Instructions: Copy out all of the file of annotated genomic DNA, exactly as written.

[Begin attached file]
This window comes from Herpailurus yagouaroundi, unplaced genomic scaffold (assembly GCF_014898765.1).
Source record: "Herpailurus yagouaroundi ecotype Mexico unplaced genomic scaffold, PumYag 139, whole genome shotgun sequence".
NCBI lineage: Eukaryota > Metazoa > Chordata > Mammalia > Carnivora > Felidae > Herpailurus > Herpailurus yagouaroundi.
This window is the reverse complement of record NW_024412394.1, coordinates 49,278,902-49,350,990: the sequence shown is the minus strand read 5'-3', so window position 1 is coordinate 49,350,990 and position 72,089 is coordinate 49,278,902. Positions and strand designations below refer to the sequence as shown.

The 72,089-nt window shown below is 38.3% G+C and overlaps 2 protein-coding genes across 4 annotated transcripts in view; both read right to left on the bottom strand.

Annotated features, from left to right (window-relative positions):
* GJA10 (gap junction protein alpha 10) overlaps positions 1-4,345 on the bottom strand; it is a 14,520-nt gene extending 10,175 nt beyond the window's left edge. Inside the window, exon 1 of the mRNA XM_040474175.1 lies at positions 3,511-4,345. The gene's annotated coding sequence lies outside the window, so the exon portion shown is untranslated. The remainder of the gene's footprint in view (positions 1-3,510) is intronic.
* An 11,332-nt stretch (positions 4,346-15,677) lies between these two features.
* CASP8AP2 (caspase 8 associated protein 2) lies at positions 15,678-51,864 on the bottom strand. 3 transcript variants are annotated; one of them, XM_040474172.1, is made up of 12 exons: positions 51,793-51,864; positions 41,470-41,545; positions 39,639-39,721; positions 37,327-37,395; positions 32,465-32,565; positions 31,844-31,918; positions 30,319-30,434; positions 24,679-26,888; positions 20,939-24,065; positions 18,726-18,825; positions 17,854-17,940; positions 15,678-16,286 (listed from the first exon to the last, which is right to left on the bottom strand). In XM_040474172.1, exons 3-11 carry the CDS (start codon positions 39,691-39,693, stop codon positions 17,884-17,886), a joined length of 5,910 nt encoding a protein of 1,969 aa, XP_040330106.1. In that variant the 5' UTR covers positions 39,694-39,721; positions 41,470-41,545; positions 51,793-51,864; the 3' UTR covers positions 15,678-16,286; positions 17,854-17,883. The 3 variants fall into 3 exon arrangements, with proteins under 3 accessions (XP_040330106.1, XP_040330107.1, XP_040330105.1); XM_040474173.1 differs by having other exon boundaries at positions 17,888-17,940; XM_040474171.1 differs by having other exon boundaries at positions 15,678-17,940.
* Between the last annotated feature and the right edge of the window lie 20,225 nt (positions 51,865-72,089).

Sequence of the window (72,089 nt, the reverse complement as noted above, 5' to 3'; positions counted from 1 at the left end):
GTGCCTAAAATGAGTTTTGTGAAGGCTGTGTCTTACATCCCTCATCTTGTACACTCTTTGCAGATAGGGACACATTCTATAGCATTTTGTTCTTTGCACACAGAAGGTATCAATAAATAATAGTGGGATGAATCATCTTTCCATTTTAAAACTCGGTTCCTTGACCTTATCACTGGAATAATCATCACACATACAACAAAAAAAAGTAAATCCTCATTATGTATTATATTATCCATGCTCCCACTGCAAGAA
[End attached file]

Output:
This window comes from Herpailurus yagouaroundi, unplaced genomic scaffold (assembly GCF_014898765.1).
Source record: "Herpailurus yagouaroundi ecotype Mexico unplaced genomic scaffold, PumYag 139, whole genome shotgun sequence".
NCBI lineage: Eukaryota > Metazoa > Chordata > Mammalia > Carnivora > Felidae > Herpailurus > Herpailurus yagouaroundi.
This window is the reverse complement of record NW_024412394.1, coordinates 49,278,902-49,350,990: the sequence shown is the minus strand read 5'-3', so window position 1 is coordinate 49,350,990 and position 72,089 is coordinate 49,278,902. Positions and strand designations below refer to the sequence as shown.

The 72,089-nt window shown below is 38.3% G+C and overlaps 2 protein-coding genes across 4 annotated transcripts in view; both read right to left on the bottom strand.

Annotated features, from left to right (window-relative positions):
* GJA10 (gap junction protein alpha 10) overlaps positions 1-4,345 on the bottom strand; it is a 14,520-nt gene extending 10,175 nt beyond the window's left edge. Inside the window, exon 1 of the mRNA XM_040474175.1 lies at positions 3,511-4,345. The gene's annotated coding sequence lies outside the window, so the exon portion shown is untranslated. The remainder of the gene's footprint in view (positions 1-3,510) is intronic.
* An 11,332-nt stretch (positions 4,346-15,677) lies between these two features.
* CASP8AP2 (caspase 8 associated protein 2) lies at positions 15,678-51,864 on the bottom strand. 3 transcript variants are annotated; one of them, XM_040474172.1, is made up of 12 exons: positions 51,793-51,864; positions 41,470-41,545; positions 39,639-39,721; positions 37,327-37,395; positions 32,465-32,565; positions 31,844-31,918; positions 30,319-30,434; positions 24,679-26,888; positions 20,939-24,065; positions 18,726-18,825; positions 17,854-17,940; positions 15,678-16,286 (listed from the first exon to the last, which is right to left on the bottom strand). In XM_040474172.1, exons 3-11 carry the CDS (start codon positions 39,691-39,693, stop codon positions 17,884-17,886), a joined length of 5,910 nt encoding a protein of 1,969 aa, XP_040330106.1. In that variant the 5' UTR covers positions 39,694-39,721; positions 41,470-41,545; positions 51,793-51,864; the 3' UTR covers positions 15,678-16,286; positions 17,854-17,883. The 3 variants fall into 3 exon arrangements, with proteins under 3 accessions (XP_040330106.1, XP_040330107.1, XP_040330105.1); XM_040474173.1 differs by having other exon boundaries at positions 17,888-17,940; XM_040474171.1 differs by having other exon boundaries at positions 15,678-17,940.
* Between the last annotated feature and the right edge of the window lie 20,225 nt (positions 51,865-72,089).

Sequence of the window (72,089 nt, the reverse complement as noted above, 5' to 3'; positions counted from 1 at the left end):
GTGCCTAAAATGAGTTTTGTGAAGGCTGTGTCTTACATCCCTCATCTTGTACACTCTTTGCAGATAGGGACACATTCTATAGCATTTTGTTCTTTGCACACAGAAGGTATCAATAAATAATAGTGGGATGAATCATCTTTCCATTTTAAAACTCGGTTCCTTGACCTTATCACTGGAATAATCATCACACATACAACAAAAAAAAGTAAATCCTCATTATGTATTATATTATCCATGCTCCCACTGCAAGAA